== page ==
Former U.S. Open champion Graeme McDowell is among the players who think the long putter should be banned. Others such as Fred Couples, who uses the long putter to assist his ailing back, think using the long club is fine and should not be outlawed.

And then there is Gary Player, who thinks the long putter should be banned for use by professional players but not for recreational players who might enjoy using the club.

But there is not just division among the players about the use of the long putter. It has reached golf's highest level, with the United States Golf Association and the Royal & Ancient Golf Club in favor of banning the practice of "anchoring" the putter and the PGA Tour and the PGA of America in favor of keeping it legal for players to use the long putter.

At debate is not necessarily the length of the putter, but the stroke of using the long putter, which requires the player to "anchor" the putter against his sternum or stomach.

"It's all about putting around a fixed pivot point, whether that fixed pivot point is in your belly or under your chin or on your chest," said R&A chief executive Peter Dawson.

The USGA and the R&A have given players a three-year period in which to abandon the practice of anchoring.

The issue of anchoring reached a boiling point last year after three of the past four major champions -- Keegan Bradley, Web Simpson and Ernie Els used -- the long putter.

Curiously, the only PGA Tour winner this year to use the long putter is Matt Kuchar, but he doesn't anchor the long putter against his sternum. Rather, he rests it against his left arm.

"If it was easier or if it was a guarantee to make more putts, all 156 players in the field would be using one," said Greensburg native Rocco Mediate, who was the first player to win a PGA Tour event (1991 Doral Ryder Open) using the long putter. "It's obviously not that. I've missed plenty of putts with a long putter and a short putter that I wanted to make just like everybody else. If they're doing it because they think it's [an] advantage, then they made a mistake because it's not an advantage because we'd all be using one."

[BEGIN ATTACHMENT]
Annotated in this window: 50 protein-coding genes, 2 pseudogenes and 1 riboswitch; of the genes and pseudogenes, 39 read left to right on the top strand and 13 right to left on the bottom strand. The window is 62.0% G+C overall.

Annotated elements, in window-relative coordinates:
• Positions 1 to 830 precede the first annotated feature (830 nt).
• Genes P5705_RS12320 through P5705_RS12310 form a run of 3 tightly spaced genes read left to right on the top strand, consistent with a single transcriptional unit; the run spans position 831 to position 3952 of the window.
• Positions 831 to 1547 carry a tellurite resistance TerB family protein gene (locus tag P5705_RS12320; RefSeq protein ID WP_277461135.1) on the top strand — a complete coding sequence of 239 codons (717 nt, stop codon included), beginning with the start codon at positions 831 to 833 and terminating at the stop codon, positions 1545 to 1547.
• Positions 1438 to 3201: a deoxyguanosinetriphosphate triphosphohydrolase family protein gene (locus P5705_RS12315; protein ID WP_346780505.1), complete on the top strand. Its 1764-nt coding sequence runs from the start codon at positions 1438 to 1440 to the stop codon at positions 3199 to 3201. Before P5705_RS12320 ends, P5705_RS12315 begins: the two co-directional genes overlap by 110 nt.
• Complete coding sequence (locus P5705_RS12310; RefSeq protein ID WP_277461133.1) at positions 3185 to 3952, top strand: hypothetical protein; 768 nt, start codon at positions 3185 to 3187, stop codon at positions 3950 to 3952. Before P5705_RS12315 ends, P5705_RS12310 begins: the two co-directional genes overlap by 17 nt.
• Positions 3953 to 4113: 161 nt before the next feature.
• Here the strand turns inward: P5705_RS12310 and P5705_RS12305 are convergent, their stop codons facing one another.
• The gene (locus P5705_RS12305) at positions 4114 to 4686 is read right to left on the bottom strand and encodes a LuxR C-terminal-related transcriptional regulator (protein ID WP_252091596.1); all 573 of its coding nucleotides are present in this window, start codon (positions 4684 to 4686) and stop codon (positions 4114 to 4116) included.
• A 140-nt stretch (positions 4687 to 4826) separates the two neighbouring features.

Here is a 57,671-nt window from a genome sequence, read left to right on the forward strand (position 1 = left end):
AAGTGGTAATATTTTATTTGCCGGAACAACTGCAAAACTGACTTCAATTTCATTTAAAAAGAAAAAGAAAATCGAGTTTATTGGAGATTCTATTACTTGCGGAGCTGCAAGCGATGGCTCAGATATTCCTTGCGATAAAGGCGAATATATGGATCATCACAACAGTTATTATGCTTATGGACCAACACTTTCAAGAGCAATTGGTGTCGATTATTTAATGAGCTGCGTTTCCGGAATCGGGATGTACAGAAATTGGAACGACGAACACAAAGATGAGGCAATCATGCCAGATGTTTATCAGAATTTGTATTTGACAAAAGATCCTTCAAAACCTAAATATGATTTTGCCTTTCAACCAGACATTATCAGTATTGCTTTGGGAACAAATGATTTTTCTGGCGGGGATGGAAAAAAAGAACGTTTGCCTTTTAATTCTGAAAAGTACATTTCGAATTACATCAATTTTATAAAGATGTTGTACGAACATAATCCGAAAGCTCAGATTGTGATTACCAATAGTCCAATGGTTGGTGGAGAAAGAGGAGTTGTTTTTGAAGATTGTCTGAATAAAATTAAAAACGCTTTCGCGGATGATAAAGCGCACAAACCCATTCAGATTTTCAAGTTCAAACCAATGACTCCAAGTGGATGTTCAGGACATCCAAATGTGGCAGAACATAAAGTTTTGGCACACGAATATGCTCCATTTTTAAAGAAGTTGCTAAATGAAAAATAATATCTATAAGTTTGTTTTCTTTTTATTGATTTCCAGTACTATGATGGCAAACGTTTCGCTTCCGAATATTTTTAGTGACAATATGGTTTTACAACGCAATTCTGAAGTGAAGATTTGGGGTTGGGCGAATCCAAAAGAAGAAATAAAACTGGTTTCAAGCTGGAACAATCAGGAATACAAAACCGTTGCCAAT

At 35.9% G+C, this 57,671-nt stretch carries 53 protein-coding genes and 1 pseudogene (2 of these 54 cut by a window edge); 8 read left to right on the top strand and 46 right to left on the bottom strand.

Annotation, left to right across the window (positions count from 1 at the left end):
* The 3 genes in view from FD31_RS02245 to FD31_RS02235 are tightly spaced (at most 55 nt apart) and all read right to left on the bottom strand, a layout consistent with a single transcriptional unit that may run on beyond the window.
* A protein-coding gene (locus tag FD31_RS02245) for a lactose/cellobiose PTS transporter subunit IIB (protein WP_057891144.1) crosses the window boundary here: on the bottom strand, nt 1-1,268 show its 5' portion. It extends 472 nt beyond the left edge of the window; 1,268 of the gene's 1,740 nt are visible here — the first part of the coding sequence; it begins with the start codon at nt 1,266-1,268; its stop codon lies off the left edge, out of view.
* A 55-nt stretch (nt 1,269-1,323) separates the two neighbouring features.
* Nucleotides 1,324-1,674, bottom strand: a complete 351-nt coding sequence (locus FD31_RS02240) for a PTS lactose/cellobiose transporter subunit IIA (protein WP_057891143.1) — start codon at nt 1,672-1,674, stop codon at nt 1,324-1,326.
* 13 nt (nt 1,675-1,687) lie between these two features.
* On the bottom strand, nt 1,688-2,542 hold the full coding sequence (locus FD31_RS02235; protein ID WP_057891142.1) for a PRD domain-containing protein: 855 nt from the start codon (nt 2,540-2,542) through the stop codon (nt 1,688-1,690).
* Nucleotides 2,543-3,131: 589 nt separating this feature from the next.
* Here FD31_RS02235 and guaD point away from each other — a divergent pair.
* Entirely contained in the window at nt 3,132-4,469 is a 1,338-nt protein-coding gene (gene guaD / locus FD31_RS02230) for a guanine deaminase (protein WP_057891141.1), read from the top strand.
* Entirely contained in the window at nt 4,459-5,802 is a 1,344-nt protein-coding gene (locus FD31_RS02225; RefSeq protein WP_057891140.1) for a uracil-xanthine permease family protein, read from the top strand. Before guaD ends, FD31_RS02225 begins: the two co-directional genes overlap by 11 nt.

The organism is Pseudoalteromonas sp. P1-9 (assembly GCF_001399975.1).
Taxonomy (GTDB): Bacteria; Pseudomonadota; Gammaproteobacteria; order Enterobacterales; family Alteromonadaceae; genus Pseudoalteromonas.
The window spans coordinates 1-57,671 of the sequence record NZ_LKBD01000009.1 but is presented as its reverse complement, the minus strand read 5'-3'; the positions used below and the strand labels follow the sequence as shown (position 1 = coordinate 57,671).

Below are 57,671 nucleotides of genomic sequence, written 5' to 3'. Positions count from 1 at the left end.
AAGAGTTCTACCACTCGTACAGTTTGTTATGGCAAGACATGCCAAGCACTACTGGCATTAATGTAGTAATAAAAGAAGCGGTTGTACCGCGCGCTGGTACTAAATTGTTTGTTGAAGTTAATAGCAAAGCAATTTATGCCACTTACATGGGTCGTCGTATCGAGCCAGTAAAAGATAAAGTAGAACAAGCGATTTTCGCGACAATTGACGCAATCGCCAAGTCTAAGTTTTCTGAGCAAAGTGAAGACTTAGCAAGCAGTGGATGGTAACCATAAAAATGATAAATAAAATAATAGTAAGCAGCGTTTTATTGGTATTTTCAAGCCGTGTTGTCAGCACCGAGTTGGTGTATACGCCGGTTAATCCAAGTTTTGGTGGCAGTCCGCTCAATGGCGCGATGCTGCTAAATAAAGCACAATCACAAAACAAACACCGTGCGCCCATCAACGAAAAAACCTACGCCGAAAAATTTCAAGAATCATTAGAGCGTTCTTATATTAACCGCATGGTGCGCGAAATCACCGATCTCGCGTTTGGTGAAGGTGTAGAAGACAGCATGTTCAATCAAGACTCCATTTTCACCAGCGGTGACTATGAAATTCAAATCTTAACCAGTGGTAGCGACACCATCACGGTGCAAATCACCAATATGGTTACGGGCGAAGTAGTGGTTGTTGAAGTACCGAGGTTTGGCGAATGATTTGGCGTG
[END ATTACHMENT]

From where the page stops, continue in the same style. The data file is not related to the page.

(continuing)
Els won the British Open last year using the long putter and taking only 122 putts, fewest in the field. The next-closest was runnerup Adam Scott, who took 124 putts and also used the long putter as an anchor.

If the division among the ruling bodies continues, players such as Els will be faced with using the long putter on the PGA Tour but switching to a conventional putter -- or, at least, a conventional stroke method -- when they play in European events governed by the R&A. That includes the British Open.

"I understand the reasoning and whatever the USGA says is cool by me," said Mediate, who has switched back and forth from the long putter to the short putter. "I said that back when I started with it. If they made it illegal in 1992, I'm fine with that. But some of these guys have learned to putt with the long putter or belly putter, and they're worried sick. But, if the rules are the rules, you have to deal with it."

Arnold Palmer decried the use of the long putter several weeks ago at his invitational tournament at Bay Hill, saying he was not in favor of "contraptions." But he also said there should be one set of rules for all players, not separate rules for tour players and amateurs. That is a position advocated by Player.

"To have that happen ... would set a bad precedent," Jack Nicklaus said. "I hope that doesn't happen. If the USGA and R&A say, 'No, we're going to go forward with it, I hope the [PGA] tour says, OK, we've always played by USGA rules, we will continue to play by USGA rules.'"

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